Early in human history, we read of how Lamech, one of the wicked descendants of Cain, boasted to his wives, saying, “I have slain a man to my wounding, and a young man to my hurt. If Cain shall be avenged sevenfold, truly Lamech seventy and sevenfold (Gen. 4:23-24).” In other words, Lamech killed the young man who caused him some injury and he boasted about it. The ‘eye for eye’ principle was instituted to prevent exactly this sort of excessive punishment based on personal vengeance and angry retaliation.

And so, far from abrogating this principle, Christ confirms it (Mt 5:17-18). But what He does not confirm or approve of is the abuse of this law by the scribes and Pharisees. The eye for eye principle was given in a legal context and has to do with the civil justice system of the nation. It was part of the order of public justice instituted at Sinai and was to be used only in the civil court. The Pharisees, however, took this law out of its original context and without regard for its original intention, and used it to justify personal revenge and retaliation.

No where in the Old Testament did God ever allow His people to take matters of civil justice into their own hands and to apply it personally. Yet, that was exactly what the Pharisees had done. What God had given to the civil magistrates for the maintenance of law and order in the land, Jewish Rabbis had turned into individual license for revenge. And so in this way, God’s Holy Law has been twisted by their tradition to serve the selfish purposes of unholy men. The irony is this – that whereas the ‘eye for eye’ principle was given to prevent personal retribution, the Rabbis used that very principle to justify revenge.                       

These Jewish teachers had either totally forgotten or, more likely, totally ignored those passages in the Old Testament itself which forbade personal revenge, for example, Leviticus 19:18, “Thou shalt not avenge, nor bear any grudge against the children of thy people, but thou shalt love thy neighbour as thyself: I am the LORD.” And again in Proverbs 20:22, “Say not thou, I will recompense evil: but wait on the LORD, and he shall save thee.”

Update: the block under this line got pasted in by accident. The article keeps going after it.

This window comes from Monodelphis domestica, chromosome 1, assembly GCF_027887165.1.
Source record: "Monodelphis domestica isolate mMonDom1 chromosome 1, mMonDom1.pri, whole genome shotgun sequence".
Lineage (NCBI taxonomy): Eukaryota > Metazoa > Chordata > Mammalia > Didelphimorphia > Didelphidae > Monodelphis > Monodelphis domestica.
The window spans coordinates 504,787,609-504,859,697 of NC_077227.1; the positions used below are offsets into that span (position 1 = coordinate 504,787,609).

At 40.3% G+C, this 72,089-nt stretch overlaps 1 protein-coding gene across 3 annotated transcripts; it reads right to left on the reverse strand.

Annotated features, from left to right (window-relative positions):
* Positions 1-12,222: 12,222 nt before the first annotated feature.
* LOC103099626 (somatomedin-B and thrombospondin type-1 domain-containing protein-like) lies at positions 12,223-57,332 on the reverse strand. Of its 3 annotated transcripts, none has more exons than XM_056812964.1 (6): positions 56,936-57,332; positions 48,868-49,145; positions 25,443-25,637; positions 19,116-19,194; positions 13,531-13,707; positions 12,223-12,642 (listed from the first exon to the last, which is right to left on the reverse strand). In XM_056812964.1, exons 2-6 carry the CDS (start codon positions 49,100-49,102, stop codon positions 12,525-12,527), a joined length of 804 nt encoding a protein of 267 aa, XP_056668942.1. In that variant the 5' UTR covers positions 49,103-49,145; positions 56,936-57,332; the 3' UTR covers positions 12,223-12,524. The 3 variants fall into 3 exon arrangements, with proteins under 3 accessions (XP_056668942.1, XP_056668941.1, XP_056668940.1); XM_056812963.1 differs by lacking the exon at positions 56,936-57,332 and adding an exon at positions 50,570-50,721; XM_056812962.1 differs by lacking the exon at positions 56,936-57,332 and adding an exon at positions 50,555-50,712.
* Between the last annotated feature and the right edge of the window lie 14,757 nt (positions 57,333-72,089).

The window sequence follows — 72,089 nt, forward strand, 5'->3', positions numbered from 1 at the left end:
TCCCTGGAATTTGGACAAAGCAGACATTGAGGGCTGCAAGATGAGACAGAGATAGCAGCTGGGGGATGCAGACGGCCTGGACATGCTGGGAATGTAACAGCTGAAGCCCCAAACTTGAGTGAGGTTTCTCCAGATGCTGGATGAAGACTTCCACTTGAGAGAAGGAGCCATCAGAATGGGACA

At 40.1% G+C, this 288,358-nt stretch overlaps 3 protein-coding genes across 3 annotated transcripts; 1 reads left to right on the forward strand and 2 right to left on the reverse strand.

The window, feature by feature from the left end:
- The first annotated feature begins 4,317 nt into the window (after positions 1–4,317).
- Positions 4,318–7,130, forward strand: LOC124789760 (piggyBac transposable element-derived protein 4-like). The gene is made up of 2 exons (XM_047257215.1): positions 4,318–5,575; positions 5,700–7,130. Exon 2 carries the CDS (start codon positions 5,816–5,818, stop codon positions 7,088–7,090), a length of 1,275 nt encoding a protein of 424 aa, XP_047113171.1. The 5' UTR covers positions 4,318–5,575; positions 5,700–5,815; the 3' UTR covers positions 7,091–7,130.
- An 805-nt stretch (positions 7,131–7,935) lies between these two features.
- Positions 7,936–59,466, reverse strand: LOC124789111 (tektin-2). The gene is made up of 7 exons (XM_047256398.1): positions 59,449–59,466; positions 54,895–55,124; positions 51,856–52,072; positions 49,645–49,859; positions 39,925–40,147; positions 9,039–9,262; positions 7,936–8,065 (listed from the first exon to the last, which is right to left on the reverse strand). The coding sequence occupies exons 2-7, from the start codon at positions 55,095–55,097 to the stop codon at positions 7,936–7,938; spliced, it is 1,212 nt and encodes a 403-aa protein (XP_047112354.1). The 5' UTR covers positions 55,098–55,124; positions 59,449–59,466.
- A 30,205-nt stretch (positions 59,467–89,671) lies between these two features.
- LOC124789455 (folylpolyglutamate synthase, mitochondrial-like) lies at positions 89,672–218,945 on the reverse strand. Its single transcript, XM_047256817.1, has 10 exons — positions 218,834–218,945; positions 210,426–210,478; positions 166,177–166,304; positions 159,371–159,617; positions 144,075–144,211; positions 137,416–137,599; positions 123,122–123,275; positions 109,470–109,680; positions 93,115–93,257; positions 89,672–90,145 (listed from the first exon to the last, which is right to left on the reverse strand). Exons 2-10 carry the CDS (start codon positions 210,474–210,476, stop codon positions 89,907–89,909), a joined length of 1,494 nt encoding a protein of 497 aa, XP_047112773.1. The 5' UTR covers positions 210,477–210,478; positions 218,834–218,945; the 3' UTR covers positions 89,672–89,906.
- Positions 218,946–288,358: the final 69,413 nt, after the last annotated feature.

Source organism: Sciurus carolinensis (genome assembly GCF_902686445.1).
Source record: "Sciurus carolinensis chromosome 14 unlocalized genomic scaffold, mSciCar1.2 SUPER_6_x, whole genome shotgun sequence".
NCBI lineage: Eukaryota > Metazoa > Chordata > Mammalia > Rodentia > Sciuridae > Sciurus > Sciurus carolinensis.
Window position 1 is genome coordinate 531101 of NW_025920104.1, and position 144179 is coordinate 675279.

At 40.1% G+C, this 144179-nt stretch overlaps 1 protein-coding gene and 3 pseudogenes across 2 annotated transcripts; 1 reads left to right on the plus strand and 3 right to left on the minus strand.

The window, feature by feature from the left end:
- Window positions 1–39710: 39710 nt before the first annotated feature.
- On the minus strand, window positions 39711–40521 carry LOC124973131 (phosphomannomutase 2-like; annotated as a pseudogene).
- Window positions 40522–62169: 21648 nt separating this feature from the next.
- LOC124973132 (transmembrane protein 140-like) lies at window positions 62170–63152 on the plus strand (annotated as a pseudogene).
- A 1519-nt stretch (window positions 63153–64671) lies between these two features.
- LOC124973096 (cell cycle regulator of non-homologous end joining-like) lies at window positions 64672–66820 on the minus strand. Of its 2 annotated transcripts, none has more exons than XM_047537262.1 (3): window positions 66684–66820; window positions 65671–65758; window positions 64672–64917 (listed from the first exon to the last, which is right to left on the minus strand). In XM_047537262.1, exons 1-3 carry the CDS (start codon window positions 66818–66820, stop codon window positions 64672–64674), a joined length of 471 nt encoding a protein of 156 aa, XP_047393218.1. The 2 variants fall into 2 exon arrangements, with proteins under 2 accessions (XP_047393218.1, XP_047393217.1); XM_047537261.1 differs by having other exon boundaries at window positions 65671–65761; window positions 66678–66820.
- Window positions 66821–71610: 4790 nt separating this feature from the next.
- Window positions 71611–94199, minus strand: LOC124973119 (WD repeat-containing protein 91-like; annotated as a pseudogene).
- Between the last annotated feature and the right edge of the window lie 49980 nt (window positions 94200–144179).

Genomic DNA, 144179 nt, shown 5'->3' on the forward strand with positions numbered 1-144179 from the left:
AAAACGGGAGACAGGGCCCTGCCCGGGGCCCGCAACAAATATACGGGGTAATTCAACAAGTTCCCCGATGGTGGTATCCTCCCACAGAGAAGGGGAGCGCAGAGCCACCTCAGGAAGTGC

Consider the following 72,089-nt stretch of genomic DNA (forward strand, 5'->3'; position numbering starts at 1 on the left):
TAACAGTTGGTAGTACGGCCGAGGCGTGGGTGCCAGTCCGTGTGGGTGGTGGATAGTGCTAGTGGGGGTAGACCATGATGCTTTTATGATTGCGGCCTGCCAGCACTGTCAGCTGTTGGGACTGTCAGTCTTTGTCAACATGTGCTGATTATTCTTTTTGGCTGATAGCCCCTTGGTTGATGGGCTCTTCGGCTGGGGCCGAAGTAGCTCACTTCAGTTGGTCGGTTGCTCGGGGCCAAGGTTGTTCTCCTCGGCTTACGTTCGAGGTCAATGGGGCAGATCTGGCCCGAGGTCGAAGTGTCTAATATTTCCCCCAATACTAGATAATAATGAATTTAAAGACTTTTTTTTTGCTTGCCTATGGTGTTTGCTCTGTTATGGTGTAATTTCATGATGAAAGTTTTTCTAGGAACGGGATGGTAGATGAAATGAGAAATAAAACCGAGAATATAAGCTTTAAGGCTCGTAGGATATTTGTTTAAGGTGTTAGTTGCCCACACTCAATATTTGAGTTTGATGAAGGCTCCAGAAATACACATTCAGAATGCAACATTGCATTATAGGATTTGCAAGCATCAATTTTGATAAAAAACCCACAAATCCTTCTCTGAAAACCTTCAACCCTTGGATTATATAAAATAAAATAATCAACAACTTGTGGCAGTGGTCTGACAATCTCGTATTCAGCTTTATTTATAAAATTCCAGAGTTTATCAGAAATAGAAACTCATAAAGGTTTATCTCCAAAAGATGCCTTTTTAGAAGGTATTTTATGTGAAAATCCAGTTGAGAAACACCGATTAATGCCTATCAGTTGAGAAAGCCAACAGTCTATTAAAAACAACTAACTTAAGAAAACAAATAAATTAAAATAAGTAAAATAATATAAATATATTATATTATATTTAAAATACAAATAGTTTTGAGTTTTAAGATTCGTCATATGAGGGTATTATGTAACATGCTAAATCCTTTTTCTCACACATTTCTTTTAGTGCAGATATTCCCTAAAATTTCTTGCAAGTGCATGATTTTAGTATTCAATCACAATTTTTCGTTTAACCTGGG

The next time someone hurts you or offends you in some way, never turn to the “eye for eye and tooth for tooth” principle as an excuse to hit back or to get even with that person. If you do, you will be guilty of misapplying and breaking God’s law, just like the Jews of old.

Now with this background in mind, we can then look at the words of Christ from verse 39 onwards, “But I say unto you, That ye resist not evil: but whosoever shall smite thee on thy right cheek, turn to him the other also. And if any man will sue thee at the law, and take away thy coat, let him have thy cloke also. And whosoever shall compel thee to go a mile, go with him twain. Give to him that asketh thee, and from him that would borrow of thee turn not thou away.”

When Christ tells us not to resist evil, He is speaking in the context of harm that is done to us personally by someone who is evil, and teaching us not to respond with personal resentment, spite, and vengeance. Unfortunately, there are some who have misinterpreted this passage to mean that any resistance whatsoever to evil is forbidden. John MacArthur wrote, “Probably no part of the Sermon on the Mount has been so misinterpreted and misapplied as 5:38-43…It has been used to promote pacifism, conscientious objection to military service, lawlessness, anarchy and a host of other positions that it does not support.”[1]

These people, like the Rabbis of old who misused the words of Moses, have misused the words of Christ to teach non-resistance in all circumstances. Let us be clear that God’s Word, both in the Old and New Testament, does not forbid such things as self-defense, military service, civil justice and the punishment of crime. In fact, both Paul and Peter tell us that the government is ordained by God as His instrument to punish and restrain evil, and to protect the people, and to maintain order in society (Rom. 13:1-4, 1 Peter 2:13-14).     

Four Illustrations

So having established the basic principle of non-retaliation in the area of personal relationships, the Lord illustrates this principle with four examples. Firstly, in verse 39, He says when a person slaps you on your right cheek, you should turn to him the other also, which literally means you should let him slap the left cheek as well. In Jewish culture, a slap in the face was one of the most insulting and demeaning of actions. Slapping a person represented a very serious attack on one’s honour and dignity. Even a slave would prefer to be whipped than to be slapped in the face by his master’s hand.